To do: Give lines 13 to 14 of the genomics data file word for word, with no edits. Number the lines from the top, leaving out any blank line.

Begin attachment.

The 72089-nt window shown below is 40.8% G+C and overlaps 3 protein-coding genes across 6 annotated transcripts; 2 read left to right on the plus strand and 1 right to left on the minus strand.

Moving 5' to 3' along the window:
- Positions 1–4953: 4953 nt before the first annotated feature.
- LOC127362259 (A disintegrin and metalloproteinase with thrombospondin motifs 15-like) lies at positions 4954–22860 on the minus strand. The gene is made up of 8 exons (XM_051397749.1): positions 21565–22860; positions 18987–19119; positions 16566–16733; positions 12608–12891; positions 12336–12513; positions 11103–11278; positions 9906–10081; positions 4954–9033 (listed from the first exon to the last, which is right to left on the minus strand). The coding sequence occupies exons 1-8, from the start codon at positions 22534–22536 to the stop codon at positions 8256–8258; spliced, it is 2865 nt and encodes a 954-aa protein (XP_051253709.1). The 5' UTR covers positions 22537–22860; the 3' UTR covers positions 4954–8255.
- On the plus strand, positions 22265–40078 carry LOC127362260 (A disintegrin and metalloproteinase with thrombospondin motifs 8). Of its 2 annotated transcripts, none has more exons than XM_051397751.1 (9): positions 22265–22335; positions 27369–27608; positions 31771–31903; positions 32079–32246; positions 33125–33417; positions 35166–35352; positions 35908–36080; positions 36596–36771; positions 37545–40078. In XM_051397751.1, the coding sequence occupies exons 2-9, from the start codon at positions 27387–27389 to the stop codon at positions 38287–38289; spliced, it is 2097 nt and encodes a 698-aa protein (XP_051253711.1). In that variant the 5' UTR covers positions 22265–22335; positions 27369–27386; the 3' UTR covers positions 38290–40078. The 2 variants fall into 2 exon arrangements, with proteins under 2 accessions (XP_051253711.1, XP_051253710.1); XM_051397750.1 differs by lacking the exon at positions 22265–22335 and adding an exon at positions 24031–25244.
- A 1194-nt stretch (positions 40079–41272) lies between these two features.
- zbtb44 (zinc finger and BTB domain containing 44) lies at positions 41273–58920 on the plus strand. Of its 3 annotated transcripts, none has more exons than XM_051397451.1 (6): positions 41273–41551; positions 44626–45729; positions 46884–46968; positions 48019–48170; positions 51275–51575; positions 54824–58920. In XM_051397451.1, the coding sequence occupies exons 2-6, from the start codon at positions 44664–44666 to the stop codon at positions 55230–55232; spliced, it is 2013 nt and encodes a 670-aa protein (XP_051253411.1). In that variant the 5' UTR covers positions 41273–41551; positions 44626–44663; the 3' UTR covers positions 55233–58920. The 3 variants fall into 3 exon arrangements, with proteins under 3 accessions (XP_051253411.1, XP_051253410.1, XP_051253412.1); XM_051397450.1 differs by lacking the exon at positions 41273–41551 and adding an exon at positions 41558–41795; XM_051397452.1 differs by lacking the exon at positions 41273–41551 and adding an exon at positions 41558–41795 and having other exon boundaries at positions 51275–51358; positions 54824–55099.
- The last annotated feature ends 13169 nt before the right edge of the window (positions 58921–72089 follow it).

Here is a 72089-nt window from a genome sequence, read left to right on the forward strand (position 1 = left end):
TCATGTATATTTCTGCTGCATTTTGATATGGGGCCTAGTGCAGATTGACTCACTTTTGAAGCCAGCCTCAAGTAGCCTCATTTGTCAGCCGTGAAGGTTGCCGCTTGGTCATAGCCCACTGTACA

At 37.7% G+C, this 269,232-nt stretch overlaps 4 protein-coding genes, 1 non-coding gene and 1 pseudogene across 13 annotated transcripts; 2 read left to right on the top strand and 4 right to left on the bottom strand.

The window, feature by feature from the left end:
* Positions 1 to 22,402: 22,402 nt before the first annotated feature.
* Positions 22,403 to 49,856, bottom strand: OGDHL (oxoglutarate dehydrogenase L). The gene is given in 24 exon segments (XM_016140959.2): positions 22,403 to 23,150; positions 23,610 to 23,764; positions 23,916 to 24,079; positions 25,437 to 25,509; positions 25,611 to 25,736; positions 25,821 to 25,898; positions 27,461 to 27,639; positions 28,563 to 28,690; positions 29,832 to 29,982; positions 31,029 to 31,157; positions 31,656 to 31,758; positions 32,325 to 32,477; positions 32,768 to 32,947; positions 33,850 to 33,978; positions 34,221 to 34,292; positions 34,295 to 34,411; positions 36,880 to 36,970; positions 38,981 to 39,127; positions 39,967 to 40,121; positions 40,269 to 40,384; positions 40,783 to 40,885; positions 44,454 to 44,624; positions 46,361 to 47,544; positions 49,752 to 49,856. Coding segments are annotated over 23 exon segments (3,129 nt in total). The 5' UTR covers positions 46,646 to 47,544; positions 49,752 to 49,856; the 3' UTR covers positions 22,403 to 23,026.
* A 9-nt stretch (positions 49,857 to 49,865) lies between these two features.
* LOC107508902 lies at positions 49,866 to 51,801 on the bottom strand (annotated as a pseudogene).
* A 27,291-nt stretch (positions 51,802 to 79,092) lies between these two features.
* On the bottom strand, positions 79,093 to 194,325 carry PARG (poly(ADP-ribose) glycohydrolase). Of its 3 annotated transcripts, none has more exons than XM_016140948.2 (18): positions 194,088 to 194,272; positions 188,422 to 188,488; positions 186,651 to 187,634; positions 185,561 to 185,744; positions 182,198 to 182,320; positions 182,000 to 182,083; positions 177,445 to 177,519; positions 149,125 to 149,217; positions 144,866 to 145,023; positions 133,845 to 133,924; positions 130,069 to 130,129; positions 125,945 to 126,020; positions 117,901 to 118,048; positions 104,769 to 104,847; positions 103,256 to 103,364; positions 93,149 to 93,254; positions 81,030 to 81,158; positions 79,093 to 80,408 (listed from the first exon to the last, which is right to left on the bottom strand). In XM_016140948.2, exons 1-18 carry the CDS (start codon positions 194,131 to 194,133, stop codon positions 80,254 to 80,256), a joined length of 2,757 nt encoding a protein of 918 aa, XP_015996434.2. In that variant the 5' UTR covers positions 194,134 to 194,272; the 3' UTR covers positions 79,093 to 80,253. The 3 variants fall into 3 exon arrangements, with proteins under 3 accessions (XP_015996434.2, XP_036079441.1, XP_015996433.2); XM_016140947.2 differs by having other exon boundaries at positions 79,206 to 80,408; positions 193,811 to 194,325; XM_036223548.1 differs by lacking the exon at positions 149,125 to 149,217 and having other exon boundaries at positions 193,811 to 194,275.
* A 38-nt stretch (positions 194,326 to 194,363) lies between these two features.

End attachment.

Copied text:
* Positions 1 to 22,402: 22,402 nt before the first annotated feature.
* Positions 22,403 to 49,856, bottom strand: OGDHL (oxoglutarate dehydrogenase L). The gene is given in 24 exon segments (XM_016140959.2): positions 22,403 to 23,150; positions 23,610 to 23,764; positions 23,916 to 24,079; positions 25,437 to 25,509; positions 25,611 to 25,736; positions 25,821 to 25,898; positions 27,461 to 27,639; positions 28,563 to 28,690; positions 29,832 to 29,982; positions 31,029 to 31,157; positions 31,656 to 31,758; positions 32,325 to 32,477; positions 32,768 to 32,947; positions 33,850 to 33,978; positions 34,221 to 34,292; positions 34,295 to 34,411; positions 36,880 to 36,970; positions 38,981 to 39,127; positions 39,967 to 40,121; positions 40,269 to 40,384; positions 40,783 to 40,885; positions 44,454 to 44,624; positions 46,361 to 47,544; positions 49,752 to 49,856. Coding segments are annotated over 23 exon segments (3,129 nt in total). The 5' UTR covers positions 46,646 to 47,544; positions 49,752 to 49,856; the 3' UTR covers positions 22,403 to 23,026.